A concise and thoughtful look at the history of developmental psychology. The book opens with an overview of the pre-scientific era including the first baby biographies published in Germany, America, and France during the 18th and 19th centuries, to the beginning of the child study movement of G. Stanley Hall. The primary content of the book will close with the coverage of the rapid developments occurring in the years immediately following the end of WWII. A concluding chapter summarizes the developments in the field in recent decades, and also serves to provide continuity between the discipline as we know it today and those events discussed from the past International developments in the field are ingetgreated throughout the book, presenting the book and events in their proper context. The authors avoid presenting history as a chronology of event. Instead they provide a life span view within an overall chronological structure. The authors also include, at relevant points within the manuscript, brief biographies of some of the individuals who helped develop this field. Further, It is vital to understanding the story of developmental psychology to include a presentation of the global developments in the field and the individuals who made them. Some of these individuals would include, but would not be limited to, Charlotte B8hler, Edouard Clapar+de, Maria Montessori, and William Stern and others.
is Professor Emeritus in educational psychology at Georgia State University. He has written widely on cognitive development during adulthood and the history of psychology and is the author of more than 50 publications.. These include A History of Developmental Psychology in Autobiography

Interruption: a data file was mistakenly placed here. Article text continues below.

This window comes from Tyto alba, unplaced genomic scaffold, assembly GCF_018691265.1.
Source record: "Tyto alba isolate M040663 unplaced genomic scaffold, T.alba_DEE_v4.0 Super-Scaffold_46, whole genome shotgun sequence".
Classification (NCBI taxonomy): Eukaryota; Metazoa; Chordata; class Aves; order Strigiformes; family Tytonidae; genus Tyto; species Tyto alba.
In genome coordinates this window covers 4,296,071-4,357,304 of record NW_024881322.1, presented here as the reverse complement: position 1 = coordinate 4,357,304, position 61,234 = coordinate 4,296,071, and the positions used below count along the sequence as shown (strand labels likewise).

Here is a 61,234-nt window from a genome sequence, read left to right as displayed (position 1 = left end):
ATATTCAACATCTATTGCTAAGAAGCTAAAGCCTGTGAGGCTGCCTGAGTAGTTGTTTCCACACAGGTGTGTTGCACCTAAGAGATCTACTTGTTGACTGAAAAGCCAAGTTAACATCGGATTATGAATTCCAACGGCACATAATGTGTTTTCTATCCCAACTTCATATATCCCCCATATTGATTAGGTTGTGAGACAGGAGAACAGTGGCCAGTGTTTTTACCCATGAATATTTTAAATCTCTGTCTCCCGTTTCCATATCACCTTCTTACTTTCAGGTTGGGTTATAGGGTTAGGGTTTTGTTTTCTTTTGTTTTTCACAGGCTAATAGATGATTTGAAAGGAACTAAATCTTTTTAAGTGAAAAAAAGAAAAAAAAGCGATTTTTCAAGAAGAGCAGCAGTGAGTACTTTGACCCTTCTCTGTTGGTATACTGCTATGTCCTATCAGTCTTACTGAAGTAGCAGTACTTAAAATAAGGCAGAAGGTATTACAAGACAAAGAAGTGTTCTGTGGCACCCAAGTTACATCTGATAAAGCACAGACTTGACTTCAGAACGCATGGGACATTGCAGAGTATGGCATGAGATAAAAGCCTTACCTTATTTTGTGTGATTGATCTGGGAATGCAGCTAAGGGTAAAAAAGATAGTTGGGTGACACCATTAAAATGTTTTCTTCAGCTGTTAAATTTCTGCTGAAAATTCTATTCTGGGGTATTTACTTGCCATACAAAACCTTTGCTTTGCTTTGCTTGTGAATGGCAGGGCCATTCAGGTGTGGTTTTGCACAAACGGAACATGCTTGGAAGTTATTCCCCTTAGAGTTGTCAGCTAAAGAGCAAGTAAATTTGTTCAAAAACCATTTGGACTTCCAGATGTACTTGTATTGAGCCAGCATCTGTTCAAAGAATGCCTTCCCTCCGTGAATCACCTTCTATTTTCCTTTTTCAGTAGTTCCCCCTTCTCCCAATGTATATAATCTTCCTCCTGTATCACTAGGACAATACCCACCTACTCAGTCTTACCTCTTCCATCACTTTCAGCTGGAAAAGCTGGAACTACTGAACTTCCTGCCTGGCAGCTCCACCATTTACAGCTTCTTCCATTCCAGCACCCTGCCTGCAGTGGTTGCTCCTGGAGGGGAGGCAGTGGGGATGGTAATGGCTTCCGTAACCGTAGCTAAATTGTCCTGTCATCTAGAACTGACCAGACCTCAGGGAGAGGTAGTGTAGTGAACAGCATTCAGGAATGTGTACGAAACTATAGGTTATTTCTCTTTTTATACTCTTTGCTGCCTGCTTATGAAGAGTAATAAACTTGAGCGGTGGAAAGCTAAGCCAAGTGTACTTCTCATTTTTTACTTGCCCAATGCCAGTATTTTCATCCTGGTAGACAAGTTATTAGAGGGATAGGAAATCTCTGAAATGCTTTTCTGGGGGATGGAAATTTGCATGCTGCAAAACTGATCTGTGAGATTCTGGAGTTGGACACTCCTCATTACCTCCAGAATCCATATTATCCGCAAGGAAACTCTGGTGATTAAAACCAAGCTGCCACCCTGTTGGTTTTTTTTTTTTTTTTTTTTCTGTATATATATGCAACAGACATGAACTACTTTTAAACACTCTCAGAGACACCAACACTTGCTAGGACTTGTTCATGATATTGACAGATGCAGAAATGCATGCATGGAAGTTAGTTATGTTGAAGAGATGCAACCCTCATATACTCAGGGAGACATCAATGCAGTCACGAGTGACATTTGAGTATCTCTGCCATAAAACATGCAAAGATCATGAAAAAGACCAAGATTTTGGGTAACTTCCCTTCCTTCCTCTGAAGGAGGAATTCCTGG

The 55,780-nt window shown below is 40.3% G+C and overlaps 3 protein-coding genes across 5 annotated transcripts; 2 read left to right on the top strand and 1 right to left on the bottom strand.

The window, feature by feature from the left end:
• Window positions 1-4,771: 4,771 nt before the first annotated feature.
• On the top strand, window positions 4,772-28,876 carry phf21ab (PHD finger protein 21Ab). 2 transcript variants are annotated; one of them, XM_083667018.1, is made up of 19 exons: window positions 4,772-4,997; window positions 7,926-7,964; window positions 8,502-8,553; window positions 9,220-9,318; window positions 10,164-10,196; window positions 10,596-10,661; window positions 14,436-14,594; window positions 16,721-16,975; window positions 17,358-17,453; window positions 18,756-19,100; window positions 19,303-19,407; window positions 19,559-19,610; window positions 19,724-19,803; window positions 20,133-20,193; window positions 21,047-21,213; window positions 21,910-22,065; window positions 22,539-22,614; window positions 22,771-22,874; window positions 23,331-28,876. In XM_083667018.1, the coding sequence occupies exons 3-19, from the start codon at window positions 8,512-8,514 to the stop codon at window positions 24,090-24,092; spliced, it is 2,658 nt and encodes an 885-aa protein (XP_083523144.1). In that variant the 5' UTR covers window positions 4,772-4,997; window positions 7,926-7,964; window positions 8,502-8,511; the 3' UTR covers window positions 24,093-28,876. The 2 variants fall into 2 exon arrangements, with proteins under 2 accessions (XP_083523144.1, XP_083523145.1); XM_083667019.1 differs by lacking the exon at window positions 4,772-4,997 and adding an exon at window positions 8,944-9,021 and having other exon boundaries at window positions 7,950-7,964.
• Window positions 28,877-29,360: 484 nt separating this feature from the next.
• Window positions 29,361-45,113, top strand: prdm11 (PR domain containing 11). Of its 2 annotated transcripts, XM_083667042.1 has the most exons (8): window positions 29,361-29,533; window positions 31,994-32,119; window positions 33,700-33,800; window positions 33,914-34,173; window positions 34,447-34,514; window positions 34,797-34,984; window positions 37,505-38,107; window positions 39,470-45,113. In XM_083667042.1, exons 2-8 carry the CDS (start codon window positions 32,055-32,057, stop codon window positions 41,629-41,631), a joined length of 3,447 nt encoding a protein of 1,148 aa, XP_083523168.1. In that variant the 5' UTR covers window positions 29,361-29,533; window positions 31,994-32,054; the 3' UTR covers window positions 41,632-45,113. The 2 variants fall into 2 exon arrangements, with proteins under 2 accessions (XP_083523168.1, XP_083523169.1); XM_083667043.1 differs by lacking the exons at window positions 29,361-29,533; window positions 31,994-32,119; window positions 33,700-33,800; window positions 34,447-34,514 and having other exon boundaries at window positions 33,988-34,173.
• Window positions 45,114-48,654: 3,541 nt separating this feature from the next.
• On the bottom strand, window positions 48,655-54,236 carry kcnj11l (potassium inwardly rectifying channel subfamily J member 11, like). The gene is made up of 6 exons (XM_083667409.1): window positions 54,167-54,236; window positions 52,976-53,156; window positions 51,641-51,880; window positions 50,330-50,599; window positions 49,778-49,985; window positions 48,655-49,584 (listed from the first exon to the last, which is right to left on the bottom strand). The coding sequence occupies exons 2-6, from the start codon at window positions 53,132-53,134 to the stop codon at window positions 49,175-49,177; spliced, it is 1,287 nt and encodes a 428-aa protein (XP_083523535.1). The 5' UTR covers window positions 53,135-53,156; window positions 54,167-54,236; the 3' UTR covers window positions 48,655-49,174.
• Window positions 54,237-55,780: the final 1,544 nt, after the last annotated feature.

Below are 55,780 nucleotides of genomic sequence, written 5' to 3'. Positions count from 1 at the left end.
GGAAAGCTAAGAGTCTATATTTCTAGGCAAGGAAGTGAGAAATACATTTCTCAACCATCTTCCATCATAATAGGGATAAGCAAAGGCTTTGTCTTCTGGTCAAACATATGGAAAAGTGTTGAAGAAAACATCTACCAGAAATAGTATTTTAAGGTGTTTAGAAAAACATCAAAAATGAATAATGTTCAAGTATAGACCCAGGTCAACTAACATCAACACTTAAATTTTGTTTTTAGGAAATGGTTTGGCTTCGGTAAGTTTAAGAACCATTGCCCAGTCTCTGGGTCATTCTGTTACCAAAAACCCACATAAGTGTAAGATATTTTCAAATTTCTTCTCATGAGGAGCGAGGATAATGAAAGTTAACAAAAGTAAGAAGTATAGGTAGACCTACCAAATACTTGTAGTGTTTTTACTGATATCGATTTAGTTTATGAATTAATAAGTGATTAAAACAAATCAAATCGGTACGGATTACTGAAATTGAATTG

(edited with John D. Hogan, 1996) and Classic Films for Psychology
(2006). He is editor of The Journal of Genetic Psychology.
John D. Hogan is Professor of Psychology at St. John's University in New York. He is a fellow of the American Psychological Association and has been president of two of its divisions - the Society for General Psychology and International Psychology. His previous books include International psychology: Views From Around the World (edited with Virginia S. Sexton, 1992) and A History of Psychology in Autobiography (edited with Denis N. Thompson, 1996).
Philip M. Clark is an emeritus professor of psychology at Ohio State University. He is a fellow of the Association for Psychological Science and of the American Educational Research Association. He has had extensive editorial experience, has served as co-editor of Genetic, Social, and General Psychology Monographs, and is currently a consulting editor for the Journal of Genetic Psychology.
1 Establishing a Background for Developmental Psychology 1
2 Granville Stanley Hall and the Founding of Developmental Psychology 18
3 Additional Contributors and Contributions during the Child Study Era 34
4 Foundations for a Modern Science: The Laura Spelman Rockefeller Memorial and Developmental Psychology after World War I 57
5 Mainstream Advances in Developmental Psychology from the 1920s to the 1940s 77
6 Representative Theories of Development 102
7 The Origins of Life-Span Developmental Psychology 124
8 Nature, Nurture, and the Concept of Intelligence 143
9 Applications of Developmental Psychology: Advice to Parents and Teachers 170
10 Critical Developments since World War II 195